Prison Education Project

The Prison Education Project

The Prison Education Project is an initiatve of the Department English that began this year.  A team of faculty and graduate students are co-teaching a non-credit reading course on Thursday mornings this Spring semester at the Whetstone Unit in the Arizona State Prison Complex--Tucson.  Several of the student participants in the course are veterans in the Whetstone Prison's Regaining Honor unit.  The team includes Professors Marcia Klotz and Colleen Lucey (Russian and Slavics) and graduate students Maria Conti, Amy Takabori, Sally Benson, Christine Walsh and Rachel Sims.  This group's reading course includes the teaching of essays, short stories and poems that help to prepare the readiness of incarcerated students for college-level work. Students learn critical reading and comprehension skills, rhetorical awareness, and they apply these course readings to a better understanding of self, others, and the world. This project was made possible with the support of Barbara Martinson, a friend of our department with a passion for advancing educational work in the prison system.  With her help, the department is seeking to build an ambitious outreach project in the Arizona State Prison Complex.

English has a long history of conducting this kind of work.  Emeritus Regents Professor Richard Shelton began teaching creative writing workshops in Arizona prisons some forty-six years ago. He eventually wrote about those experiences in his famous memoir,  Crossing the Yard: Thirty Years as a Prison Volunteer.  For the last ten years, Shelton’s labors have been continued by Professor Erec Toso, who continues to conduct workshops for inmates.  The best of their work is collected for publication in Rain Shadow Review, a journal sponsored by the UA Poetry Center and still supported by Shelton with fundingfrom the Lannan Foundation.  With Barbara Martinson’s support, The Prison Education Project has also been able to expand Professor Toso’s work with inmates and Rain Shadow Review by adding the help of graduate student and faculty volunteers.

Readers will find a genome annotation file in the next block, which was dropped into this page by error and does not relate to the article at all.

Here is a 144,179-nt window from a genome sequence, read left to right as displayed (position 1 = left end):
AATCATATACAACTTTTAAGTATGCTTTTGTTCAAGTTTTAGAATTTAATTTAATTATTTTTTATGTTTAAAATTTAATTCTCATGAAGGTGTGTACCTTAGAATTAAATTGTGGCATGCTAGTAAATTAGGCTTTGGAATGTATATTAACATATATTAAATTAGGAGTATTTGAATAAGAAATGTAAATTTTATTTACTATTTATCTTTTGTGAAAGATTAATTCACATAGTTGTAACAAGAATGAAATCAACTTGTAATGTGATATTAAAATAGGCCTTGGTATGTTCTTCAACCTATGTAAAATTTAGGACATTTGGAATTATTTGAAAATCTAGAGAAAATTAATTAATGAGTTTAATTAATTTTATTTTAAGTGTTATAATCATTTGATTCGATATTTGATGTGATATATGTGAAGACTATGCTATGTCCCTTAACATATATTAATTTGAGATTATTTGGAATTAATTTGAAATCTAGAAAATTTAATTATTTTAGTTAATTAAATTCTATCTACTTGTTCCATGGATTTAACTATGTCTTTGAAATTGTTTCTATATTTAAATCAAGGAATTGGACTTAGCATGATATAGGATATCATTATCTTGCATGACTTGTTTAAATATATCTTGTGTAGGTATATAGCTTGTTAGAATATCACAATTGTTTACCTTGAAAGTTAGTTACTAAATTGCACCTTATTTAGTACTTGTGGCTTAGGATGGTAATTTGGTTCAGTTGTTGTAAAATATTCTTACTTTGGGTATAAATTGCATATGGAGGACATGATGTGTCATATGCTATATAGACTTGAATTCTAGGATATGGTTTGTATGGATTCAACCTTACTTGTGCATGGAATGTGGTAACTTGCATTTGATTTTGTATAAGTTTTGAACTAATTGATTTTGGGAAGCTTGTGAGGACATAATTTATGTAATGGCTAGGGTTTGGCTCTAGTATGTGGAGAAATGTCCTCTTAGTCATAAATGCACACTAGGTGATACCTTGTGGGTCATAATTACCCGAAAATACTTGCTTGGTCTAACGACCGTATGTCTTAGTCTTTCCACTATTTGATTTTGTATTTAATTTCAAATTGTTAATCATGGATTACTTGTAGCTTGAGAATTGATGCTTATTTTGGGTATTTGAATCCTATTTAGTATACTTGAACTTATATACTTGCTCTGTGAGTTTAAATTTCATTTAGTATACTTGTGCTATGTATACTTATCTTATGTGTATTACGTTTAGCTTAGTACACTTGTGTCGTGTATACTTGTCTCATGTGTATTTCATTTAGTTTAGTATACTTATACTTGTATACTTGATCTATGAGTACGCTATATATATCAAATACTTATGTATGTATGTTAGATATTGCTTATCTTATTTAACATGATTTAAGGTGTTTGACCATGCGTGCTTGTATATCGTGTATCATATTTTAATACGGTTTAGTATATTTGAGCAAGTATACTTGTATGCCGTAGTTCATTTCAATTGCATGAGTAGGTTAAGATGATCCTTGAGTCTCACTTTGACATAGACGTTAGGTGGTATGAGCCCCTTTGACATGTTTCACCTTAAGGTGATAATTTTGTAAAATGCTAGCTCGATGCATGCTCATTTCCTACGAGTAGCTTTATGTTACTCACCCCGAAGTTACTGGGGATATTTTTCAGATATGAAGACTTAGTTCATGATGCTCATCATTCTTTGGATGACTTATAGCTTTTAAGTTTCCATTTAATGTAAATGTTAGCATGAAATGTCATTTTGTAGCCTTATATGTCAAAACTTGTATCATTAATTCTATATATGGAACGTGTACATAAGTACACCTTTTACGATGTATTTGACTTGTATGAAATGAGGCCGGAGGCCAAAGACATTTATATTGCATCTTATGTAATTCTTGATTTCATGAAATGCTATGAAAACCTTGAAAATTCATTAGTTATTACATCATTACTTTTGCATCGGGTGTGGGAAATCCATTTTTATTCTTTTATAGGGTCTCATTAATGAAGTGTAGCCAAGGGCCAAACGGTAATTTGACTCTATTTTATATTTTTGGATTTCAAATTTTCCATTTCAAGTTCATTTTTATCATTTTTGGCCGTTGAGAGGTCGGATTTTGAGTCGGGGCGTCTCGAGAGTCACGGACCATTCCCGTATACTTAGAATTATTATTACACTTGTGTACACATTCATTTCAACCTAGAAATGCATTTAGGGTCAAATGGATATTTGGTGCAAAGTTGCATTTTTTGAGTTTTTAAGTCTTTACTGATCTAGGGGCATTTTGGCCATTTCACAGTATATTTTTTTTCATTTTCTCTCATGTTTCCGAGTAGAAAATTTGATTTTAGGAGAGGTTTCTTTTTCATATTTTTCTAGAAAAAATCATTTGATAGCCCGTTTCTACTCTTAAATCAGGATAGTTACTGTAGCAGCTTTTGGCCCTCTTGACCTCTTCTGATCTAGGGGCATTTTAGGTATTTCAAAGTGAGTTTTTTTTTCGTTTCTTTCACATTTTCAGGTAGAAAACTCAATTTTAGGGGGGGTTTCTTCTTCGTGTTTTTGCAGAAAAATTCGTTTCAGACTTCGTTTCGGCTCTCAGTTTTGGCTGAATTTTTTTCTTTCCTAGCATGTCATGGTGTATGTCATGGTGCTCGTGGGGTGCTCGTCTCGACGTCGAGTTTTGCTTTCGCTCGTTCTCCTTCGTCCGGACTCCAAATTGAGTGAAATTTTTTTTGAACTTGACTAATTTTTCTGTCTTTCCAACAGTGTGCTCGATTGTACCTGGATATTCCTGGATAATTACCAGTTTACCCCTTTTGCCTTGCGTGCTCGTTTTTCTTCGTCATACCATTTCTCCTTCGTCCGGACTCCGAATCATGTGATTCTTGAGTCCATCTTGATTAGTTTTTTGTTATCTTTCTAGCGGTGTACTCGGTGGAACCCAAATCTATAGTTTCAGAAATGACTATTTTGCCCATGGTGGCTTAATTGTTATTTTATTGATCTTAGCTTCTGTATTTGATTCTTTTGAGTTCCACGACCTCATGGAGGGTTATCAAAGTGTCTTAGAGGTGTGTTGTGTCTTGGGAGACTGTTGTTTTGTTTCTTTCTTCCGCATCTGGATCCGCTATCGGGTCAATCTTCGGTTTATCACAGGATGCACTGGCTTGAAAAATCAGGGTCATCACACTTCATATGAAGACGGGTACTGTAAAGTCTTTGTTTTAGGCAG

Finally, in conjunction with these outreach programs in the Tucson Prison Complex, Professor John Warnock is teaching a new undergraduate course on prison writing for UA students.  In addition to encountering the history of American prison writing, and meeting with well known prison writers,these students have the opportunity to read and edit the work to be published by prisoners from the Creative Writing workshop managed by Professor Toso.

Our faculty and students are excited at this opportunity to expand educational opportunities for inmates while also raising awareness among University of Arizona students about the history as well as the present-day conditions of the American prison system.

INSTRUCTORS

Sally Benson-- RCTE PhD Student
Maria Conti-- RCTE PhD Student
Marcia Klotz- Literature Faculty
Colleen Lucey-- Dept. of Russian and Slavic Studies Faculty
Lisa O'Neill-- Creative writer and former UA WP Lecturer
Scott Selisker- Literature Faculty 
Rachel Sims-- Literature PhD Student
Amy Takabori-- RCTE PhD Student
Christine Walsh-- Literature PhD Student

 

Editorial Review Board

                          
Dev Bose                                    Jeremy Godfrey                             Emily Louise Thomas

 

College of Social and Behavioral Sciences